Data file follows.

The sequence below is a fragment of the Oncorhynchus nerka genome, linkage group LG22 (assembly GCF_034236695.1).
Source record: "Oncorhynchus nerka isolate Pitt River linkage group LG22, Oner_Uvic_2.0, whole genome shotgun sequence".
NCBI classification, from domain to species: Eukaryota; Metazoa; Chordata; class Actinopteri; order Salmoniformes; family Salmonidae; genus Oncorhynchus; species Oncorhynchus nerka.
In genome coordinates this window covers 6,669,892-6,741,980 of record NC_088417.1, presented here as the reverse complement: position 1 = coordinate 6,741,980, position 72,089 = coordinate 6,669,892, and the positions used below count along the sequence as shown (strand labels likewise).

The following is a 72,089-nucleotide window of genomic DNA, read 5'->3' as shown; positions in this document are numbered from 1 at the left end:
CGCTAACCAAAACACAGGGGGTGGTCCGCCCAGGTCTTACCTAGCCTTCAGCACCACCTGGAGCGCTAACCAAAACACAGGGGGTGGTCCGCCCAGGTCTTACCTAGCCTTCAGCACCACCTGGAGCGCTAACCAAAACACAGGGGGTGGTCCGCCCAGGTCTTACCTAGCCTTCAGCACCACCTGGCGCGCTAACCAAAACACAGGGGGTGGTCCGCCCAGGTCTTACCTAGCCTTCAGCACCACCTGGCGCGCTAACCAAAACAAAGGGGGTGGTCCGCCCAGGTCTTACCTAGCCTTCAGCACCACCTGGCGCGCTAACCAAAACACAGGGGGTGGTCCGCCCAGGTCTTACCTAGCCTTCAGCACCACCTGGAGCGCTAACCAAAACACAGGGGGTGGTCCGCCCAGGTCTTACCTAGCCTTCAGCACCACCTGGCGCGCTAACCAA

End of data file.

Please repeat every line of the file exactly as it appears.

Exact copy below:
The sequence below is a fragment of the Oncorhynchus nerka genome, linkage group LG22 (assembly GCF_034236695.1).
Source record: "Oncorhynchus nerka isolate Pitt River linkage group LG22, Oner_Uvic_2.0, whole genome shotgun sequence".
NCBI classification, from domain to species: Eukaryota; Metazoa; Chordata; class Actinopteri; order Salmoniformes; family Salmonidae; genus Oncorhynchus; species Oncorhynchus nerka.
In genome coordinates this window covers 6,669,892-6,741,980 of record NC_088417.1, presented here as the reverse complement: position 1 = coordinate 6,741,980, position 72,089 = coordinate 6,669,892, and the positions used below count along the sequence as shown (strand labels likewise).

The following is a 72,089-nucleotide window of genomic DNA, read 5'->3' as shown; positions in this document are numbered from 1 at the left end:
CGCTAACCAAAACACAGGGGGTGGTCCGCCCAGGTCTTACCTAGCCTTCAGCACCACCTGGAGCGCTAACCAAAACACAGGGGGTGGTCCGCCCAGGTCTTACCTAGCCTTCAGCACCACCTGGAGCGCTAACCAAAACACAGGGGGTGGTCCGCCCAGGTCTTACCTAGCCTTCAGCACCACCTGGCGCGCTAACCAAAACACAGGGGGTGGTCCGCCCAGGTCTTACCTAGCCTTCAGCACCACCTGGCGCGCTAACCAAAACAAAGGGGGTGGTCCGCCCAGGTCTTACCTAGCCTTCAGCACCACCTGGCGCGCTAACCAAAACACAGGGGGTGGTCCGCCCAGGTCTTACCTAGCCTTCAGCACCACCTGGAGCGCTAACCAAAACACAGGGGGTGGTCCGCCCAGGTCTTACCTAGCCTTCAGCACCACCTGGCGCGCTAACCAA